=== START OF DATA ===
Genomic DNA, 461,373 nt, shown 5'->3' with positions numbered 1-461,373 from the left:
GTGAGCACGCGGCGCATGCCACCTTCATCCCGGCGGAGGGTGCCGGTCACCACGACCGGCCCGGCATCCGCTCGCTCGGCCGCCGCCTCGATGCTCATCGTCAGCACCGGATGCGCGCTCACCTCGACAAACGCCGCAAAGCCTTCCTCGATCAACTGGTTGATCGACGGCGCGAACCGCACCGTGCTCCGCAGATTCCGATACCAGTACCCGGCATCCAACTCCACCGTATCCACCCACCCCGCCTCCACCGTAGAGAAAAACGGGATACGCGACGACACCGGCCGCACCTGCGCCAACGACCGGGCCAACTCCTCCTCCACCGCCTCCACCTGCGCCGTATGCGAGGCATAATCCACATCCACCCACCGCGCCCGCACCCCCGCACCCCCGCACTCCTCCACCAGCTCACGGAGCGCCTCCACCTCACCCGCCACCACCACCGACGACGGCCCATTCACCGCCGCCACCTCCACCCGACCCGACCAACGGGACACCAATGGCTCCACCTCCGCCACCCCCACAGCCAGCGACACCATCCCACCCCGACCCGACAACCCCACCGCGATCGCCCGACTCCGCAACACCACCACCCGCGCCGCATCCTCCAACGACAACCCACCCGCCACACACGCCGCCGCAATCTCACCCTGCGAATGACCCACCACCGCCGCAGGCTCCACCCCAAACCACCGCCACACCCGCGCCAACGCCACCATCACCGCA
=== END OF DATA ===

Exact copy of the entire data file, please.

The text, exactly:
Genomic DNA, 461,373 nt, shown 5'->3' with positions numbered 1-461,373 from the left:
GTGAGCACGCGGCGCATGCCACCTTCATCCCGGCGGAGGGTGCCGGTCACCACGACCGGCCCGGCATCCGCTCGCTCGGCCGCCGCCTCGATGCTCATCGTCAGCACCGGATGCGCGCTCACCTCGACAAACGCCGCAAAGCCTTCCTCGATCAACTGGTTGATCGACGGCGCGAACCGCACCGTGCTCCGCAGATTCCGATACCAGTACCCGGCATCCAACTCCACCGTATCCACCCACCCCGCCTCCACCGTAGAGAAAAACGGGATACGCGACGACACCGGCCGCACCTGCGCCAACGACCGGGCCAACTCCTCCTCCACCGCCTCCACCTGCGCCGTATGCGAGGCATAATCCACATCCACCCACCGCGCCCGCACCCCCGCACCCCCGCACTCCTCCACCAGCTCACGGAGCGCCTCCACCTCACCCGCCACCACCACCGACGACGGCCCATTCACCGCCGCCACCTCCACCCGACCCGACCAACGGGACACCAATGGCTCCACCTCCGCCACCCCCACAGCCAGCGACACCATCCCACCCCGACCCGACAACCCCACCGCGATCGCCCGACTCCGCAACACCACCACCCGCGCCGCATCCTCCAACGACAACCCACCCGCCACACACGCCGCCGCAATCTCACCCTGCGAATGACCCACCACCGCCGCAGGCTCCACCCCAAACCACCGCCACACCCGCGCCAACGCCACCATCACCGCA